Author: Dr. Richard Mayr
I would like to begin by once again listing the three essential points that are important to customers when it comes to a future-oriented customer/supplier relationship with their product manufacturer in IT. A corresponding Gartner study was dedicated to this topic and analyzed the following points:
1) how important is the product strategy and roadmap for customers?
2) how decisively do customer feedbacks flow into the product?
3) which pricing models do customers prefer.
89% of customers consider a clear roadmap from the product manufacturer to be a decisive factor in the purchase decision.
We addressed the issue of roadmaps very early on, put them into practice, and have also referred to them in our presentations for years. Now the question can be asked whether this does not give the competition too much information about where our journey is going!
Yes, it can be seen that way. But the question must be asked, what is more important for the success of the business, a potential customer or a competitor who may have been informed in advance? We have clearly decided in favor of the customer here and have not had any negative experiences with it to date. Also, the depth of detail of the information is shallower for the customer than it would be for the market competitor.
The consideration of customer feedback in product development is even considered important by 91% of the customers in their decision. If one regards that completely reduced, it would mean that the customers determine the product development! No product manager likes this idea. On the other hand, it must be clearly shown that customers know best what their needs are and that this is “free market research” for every product manufacturer. We handle this very carefully: every customer feedback is structured, analyzed and discussed in our product meetings. The first question is always to what extent the expressed wish or need is “standard-worthy”. If not (usually it is rather individual requirements that reach us), then we do not reject this feedback, but transfer it into an extension that fulfills this requirement, but can do even more, i.e. can meet the product standard. This way our product remains maintainable, homogeneous and future-proof, but still evolves according to customer feedback. The customer is, so to speak, our best source of ideas for the further development of our products.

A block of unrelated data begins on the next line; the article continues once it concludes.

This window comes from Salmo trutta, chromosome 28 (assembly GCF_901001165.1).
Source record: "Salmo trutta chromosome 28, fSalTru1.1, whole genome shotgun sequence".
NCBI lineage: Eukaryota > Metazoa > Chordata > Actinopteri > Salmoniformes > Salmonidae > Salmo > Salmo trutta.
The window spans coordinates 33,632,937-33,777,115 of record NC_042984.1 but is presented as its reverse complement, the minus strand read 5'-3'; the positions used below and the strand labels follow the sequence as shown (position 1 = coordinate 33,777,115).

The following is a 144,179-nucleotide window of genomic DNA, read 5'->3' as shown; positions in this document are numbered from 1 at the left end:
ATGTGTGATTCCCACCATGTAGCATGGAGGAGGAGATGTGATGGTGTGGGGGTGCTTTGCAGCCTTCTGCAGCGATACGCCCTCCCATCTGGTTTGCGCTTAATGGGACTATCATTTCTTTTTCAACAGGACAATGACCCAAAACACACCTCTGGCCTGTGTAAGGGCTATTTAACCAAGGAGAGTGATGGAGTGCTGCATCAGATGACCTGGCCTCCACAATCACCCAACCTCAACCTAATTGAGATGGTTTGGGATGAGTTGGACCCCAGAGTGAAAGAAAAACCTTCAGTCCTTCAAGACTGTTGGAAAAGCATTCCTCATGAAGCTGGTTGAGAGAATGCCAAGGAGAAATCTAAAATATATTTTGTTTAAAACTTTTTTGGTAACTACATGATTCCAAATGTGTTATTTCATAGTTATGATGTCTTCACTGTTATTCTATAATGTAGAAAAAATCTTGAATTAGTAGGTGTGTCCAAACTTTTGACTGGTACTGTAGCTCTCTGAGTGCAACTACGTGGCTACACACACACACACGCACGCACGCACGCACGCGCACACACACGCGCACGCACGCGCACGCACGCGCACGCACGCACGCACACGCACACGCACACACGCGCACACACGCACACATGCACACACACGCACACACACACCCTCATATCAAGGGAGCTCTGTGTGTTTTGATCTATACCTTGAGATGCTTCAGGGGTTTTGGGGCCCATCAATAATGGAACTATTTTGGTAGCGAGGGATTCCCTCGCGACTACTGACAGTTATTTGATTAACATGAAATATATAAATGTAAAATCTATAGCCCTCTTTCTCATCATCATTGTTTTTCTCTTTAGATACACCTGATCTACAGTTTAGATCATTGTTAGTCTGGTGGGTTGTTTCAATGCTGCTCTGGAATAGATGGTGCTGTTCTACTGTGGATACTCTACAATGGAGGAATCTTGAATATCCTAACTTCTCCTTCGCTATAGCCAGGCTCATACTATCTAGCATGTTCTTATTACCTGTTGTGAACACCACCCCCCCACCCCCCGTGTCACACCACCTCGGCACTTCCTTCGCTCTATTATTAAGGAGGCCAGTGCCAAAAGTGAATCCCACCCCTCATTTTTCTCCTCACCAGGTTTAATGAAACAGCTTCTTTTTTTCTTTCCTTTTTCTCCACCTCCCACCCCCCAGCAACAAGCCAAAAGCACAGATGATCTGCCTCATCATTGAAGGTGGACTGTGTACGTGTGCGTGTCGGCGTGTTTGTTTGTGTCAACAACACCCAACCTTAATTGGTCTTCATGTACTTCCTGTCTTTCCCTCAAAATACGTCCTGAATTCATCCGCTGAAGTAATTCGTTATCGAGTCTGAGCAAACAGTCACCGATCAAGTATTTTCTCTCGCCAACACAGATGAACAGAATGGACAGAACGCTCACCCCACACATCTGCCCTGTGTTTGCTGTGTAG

And 90% agreed that the pricing model must fit the customer’s needs. This is not surprising, since we all prefer a pricing model that matches our needs. In the end, however, this would mean that each customer would get their own price, tailored to micro-functionalities and individual needs. As a product manufacturer, however, we also clearly see our side of the coin: we have to be transparent and uniform in our pricing, otherwise we lose credibility. Here, we have to bridge the gap between one side of the coin (individual pricing models for each customer) and the other (transparency on the part of manufacturers in pricing). But do these two viewpoints then even fit on one medal, let alone on one side? Yes, by offering very modular software products and also using the possibilities of Software as a Service. In this way, we always and at all times offer customers the possibility of putting together the right modules and thus also growing in terms of their requirements.
Conclusion: customers want to know how their selected product will develop in the future. They also want to contribute their own experiences and ideas. Expectation does not only refer to the present, but also to the planned or expected functionalities! The whole thing coupled with a cost model that is not off the peg, but fits like a tailor-made suit! And we manufacturers can meet this wish very well, as listed above!